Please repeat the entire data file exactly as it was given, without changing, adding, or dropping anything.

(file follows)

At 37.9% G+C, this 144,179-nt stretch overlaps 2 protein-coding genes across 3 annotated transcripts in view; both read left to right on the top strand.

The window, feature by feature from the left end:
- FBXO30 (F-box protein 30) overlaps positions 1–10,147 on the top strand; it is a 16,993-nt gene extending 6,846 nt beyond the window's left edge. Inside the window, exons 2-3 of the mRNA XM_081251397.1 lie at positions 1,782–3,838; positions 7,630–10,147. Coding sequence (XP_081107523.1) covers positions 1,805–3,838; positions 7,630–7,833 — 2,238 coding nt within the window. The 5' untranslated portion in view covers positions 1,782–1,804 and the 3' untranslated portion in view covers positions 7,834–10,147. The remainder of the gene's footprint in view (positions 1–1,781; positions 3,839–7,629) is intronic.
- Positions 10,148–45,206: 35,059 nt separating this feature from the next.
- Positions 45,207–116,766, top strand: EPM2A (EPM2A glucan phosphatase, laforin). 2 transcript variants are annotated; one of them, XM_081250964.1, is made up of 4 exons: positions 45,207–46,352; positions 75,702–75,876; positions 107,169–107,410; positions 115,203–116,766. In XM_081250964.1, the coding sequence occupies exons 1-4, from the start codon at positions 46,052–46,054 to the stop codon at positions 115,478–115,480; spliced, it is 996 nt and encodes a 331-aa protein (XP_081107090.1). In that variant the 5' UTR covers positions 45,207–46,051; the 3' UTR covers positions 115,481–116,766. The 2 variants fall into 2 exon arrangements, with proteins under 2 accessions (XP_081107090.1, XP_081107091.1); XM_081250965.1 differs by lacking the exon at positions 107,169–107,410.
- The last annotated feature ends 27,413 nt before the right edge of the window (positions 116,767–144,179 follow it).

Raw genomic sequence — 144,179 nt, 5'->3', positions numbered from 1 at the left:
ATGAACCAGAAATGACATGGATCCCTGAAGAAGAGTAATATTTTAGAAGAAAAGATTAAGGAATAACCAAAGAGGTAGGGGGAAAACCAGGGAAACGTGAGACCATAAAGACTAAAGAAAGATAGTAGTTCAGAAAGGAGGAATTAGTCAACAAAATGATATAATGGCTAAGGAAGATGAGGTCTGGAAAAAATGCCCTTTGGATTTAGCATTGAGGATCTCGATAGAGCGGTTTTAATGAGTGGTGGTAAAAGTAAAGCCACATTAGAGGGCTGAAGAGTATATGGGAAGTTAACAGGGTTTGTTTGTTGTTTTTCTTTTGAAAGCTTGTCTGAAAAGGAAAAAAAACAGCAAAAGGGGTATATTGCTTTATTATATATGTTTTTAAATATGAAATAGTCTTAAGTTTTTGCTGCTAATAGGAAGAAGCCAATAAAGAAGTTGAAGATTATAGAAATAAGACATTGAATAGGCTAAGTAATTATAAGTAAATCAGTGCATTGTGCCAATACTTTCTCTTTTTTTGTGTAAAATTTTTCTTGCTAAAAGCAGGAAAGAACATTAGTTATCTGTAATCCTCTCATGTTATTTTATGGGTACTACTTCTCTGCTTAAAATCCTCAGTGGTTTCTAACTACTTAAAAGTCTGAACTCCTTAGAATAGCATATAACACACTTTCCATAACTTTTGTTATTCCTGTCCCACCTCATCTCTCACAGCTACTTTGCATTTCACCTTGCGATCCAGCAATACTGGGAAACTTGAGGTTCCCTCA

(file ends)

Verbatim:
At 37.9% G+C, this 144,179-nt stretch overlaps 2 protein-coding genes across 3 annotated transcripts in view; both read left to right on the top strand.

The window, feature by feature from the left end:
- FBXO30 (F-box protein 30) overlaps positions 1–10,147 on the top strand; it is a 16,993-nt gene extending 6,846 nt beyond the window's left edge. Inside the window, exons 2-3 of the mRNA XM_081251397.1 lie at positions 1,782–3,838; positions 7,630–10,147. Coding sequence (XP_081107523.1) covers positions 1,805–3,838; positions 7,630–7,833 — 2,238 coding nt within the window. The 5' untranslated portion in view covers positions 1,782–1,804 and the 3' untranslated portion in view covers positions 7,834–10,147. The remainder of the gene's footprint in view (positions 1–1,781; positions 3,839–7,629) is intronic.
- Positions 10,148–45,206: 35,059 nt separating this feature from the next.
- Positions 45,207–116,766, top strand: EPM2A (EPM2A glucan phosphatase, laforin). 2 transcript variants are annotated; one of them, XM_081250964.1, is made up of 4 exons: positions 45,207–46,352; positions 75,702–75,876; positions 107,169–107,410; positions 115,203–116,766. In XM_081250964.1, the coding sequence occupies exons 1-4, from the start codon at positions 46,052–46,054 to the stop codon at positions 115,478–115,480; spliced, it is 996 nt and encodes a 331-aa protein (XP_081107090.1). In that variant the 5' UTR covers positions 45,207–46,051; the 3' UTR covers positions 115,481–116,766. The 2 variants fall into 2 exon arrangements, with proteins under 2 accessions (XP_081107090.1, XP_081107091.1); XM_081250965.1 differs by lacking the exon at positions 107,169–107,410.
- The last annotated feature ends 27,413 nt before the right edge of the window (positions 116,767–144,179 follow it).

Raw genomic sequence — 144,179 nt, 5'->3', positions numbered from 1 at the left:
ATGAACCAGAAATGACATGGATCCCTGAAGAAGAGTAATATTTTAGAAGAAAAGATTAAGGAATAACCAAAGAGGTAGGGGGAAAACCAGGGAAACGTGAGACCATAAAGACTAAAGAAAGATAGTAGTTCAGAAAGGAGGAATTAGTCAACAAAATGATATAATGGCTAAGGAAGATGAGGTCTGGAAAAAATGCCCTTTGGATTTAGCATTGAGGATCTCGATAGAGCGGTTTTAATGAGTGGTGGTAAAAGTAAAGCCACATTAGAGGGCTGAAGAGTATATGGGAAGTTAACAGGGTTTGTTTGTTGTTTTTCTTTTGAAAGCTTGTCTGAAAAGGAAAAAAAACAGCAAAAGGGGTATATTGCTTTATTATATATGTTTTTAAATATGAAATAGTCTTAAGTTTTTGCTGCTAATAGGAAGAAGCCAATAAAGAAGTTGAAGATTATAGAAATAAGACATTGAATAGGCTAAGTAATTATAAGTAAATCAGTGCATTGTGCCAATACTTTCTCTTTTTTTGTGTAAAATTTTTCTTGCTAAAAGCAGGAAAGAACATTAGTTATCTGTAATCCTCTCATGTTATTTTATGGGTACTACTTCTCTGCTTAAAATCCTCAGTGGTTTCTAACTACTTAAAAGTCTGAACTCCTTAGAATAGCATATAACACACTTTCCATAACTTTTGTTATTCCTGTCCCACCTCATCTCTCACAGCTACTTTGCATTTCACCTTGCGATCCAGCAATACTGGGAAACTTGAGGTTCCCTCA